Photographer: Taylor Weidman/Bloomberg

Samurai Buyers More Open to Risk as Philippines Mulls Return

Updated on
  • Indonesia tapped Samurai bond market for a third straight year
  • Lack of higher-rated European issuer supply sees demand unmet

The Samurai bond market may be getting a little ninja-like appetite for risk.

After a dearth of higher-grade yen-denominated securities earlier this year, investors snapped up lower-rated bonds sold by Credit Agricole SA and Indonesia in recent weeks. The Philippines is also considering a return to the market for the first time since 2010.

A lot’s changed since the Philippines last came to this market. For one thing, it’s now on the investment-grade ladder, two steps above junk -- back in 2010, it sold its Samurais with a state-owned Japanese bank guarantee. And with rock-bottom yields from domestic issuers, Japanese investors are hungrier for marginal returns.

Another benefit for the Southeast Asian nation: interest rates for the strongest European banks are so low at home that selling in Samurais doesn’t make much sense -- something that’s left a supply gap for buyers.

“Japanese investors used to be very conservative in terms of the credit ratings they buy,” said Akihiro Igarashi, an executive director at Nomura Securities Co.’s syndication department in Tokyo. “In this negative yield environment, they have to change their investment style, by for example widening their credit horizon.”

Indonesia sold 100 billion yen ($908 million) of Samurai bonds May 31 after S&P Global Ratings upgraded the nation to investment grade from junk. The Philippines is examining a return to the Samurai market among “cost-efficient financing options” to diversify its investor base and meet funding needs, Treasurer Rosalia de Leon said last week.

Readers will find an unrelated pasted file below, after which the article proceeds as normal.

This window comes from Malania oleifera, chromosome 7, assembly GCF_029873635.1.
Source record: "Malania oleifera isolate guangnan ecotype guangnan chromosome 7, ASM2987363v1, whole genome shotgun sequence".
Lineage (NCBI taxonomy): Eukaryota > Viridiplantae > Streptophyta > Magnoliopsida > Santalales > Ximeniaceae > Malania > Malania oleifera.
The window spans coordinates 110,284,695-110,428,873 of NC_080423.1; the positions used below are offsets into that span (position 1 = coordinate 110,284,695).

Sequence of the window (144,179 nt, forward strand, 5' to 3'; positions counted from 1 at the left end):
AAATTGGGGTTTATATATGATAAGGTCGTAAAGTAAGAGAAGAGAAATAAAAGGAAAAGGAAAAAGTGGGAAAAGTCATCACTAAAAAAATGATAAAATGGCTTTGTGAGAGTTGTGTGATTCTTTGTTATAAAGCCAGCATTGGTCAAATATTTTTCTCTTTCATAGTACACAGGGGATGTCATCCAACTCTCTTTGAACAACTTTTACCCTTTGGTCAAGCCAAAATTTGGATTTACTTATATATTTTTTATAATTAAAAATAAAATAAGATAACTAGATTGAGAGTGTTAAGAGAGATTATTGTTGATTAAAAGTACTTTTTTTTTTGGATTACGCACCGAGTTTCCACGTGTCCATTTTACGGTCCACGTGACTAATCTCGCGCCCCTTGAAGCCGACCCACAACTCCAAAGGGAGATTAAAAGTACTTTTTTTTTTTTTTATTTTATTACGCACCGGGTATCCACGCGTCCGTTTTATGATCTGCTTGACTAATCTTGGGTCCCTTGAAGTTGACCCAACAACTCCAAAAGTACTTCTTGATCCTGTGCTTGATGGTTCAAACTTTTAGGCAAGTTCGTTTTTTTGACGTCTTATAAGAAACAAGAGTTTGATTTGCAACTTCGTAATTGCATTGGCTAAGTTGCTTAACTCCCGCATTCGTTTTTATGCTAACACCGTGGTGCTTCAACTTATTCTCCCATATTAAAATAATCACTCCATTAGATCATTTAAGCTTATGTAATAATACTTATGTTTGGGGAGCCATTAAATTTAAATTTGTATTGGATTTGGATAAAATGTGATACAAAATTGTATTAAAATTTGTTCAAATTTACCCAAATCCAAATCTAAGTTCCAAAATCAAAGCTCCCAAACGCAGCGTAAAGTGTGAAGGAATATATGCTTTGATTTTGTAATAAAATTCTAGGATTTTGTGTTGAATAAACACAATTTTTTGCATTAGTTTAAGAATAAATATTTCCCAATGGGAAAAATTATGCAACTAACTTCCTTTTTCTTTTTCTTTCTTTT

While Indonesia paid premium over its U.S. dollar curve, it was the price that the sovereign was willing to pay in return for diversification, the Ministry of Finance said in an emailed response. “We like to diversify our funding sources to serve our natural hedging strategy for our yen exposure. Given the low yield environment, we understand that premium is needed to satisfy these investors and we were happy with the pricing we have achieved this time,” the email said.

Traditional Samurai bond issuers in the month of May were absent this year, including double A-rated European banks such as Rabobank NA. Single-A rated Credit Agricole SA executed a 203.9 billion-yen deal this month, which was the market’s biggest in a decade. More than half of those bonds were graded less than the issuer’s rating because they could be written off in the event of any liquidation.

Samurai bond sales in the fiscal year that began on April 1 total 383.9 billion yen, down 14 percent from the same period a year earlier, according to data compiled by Bloomberg. Issuance in the 12 months to March 31 was 1.8 trillion yen, the lowest in four years.

“Japanese investors have a strong appetite for Samurai bonds due to the yield pickup compared to domestic ones, whose spreads are very tight,” said Tadashi Matsukawa, the Tokyo-based head of Japanese fixed-income investment at PineBridge Investments Japan. “There’s not enough supply -- which means issuers can get away with tight spreads as seen in the case of Indonesia’s recent issue.”

Going forward, Indonesia is looking to woo more Samurai bond buyers.

“We want to come to the Samurai bond market regularly as Japan is an important market for our diversification of funding sources,” the finance ministry said.

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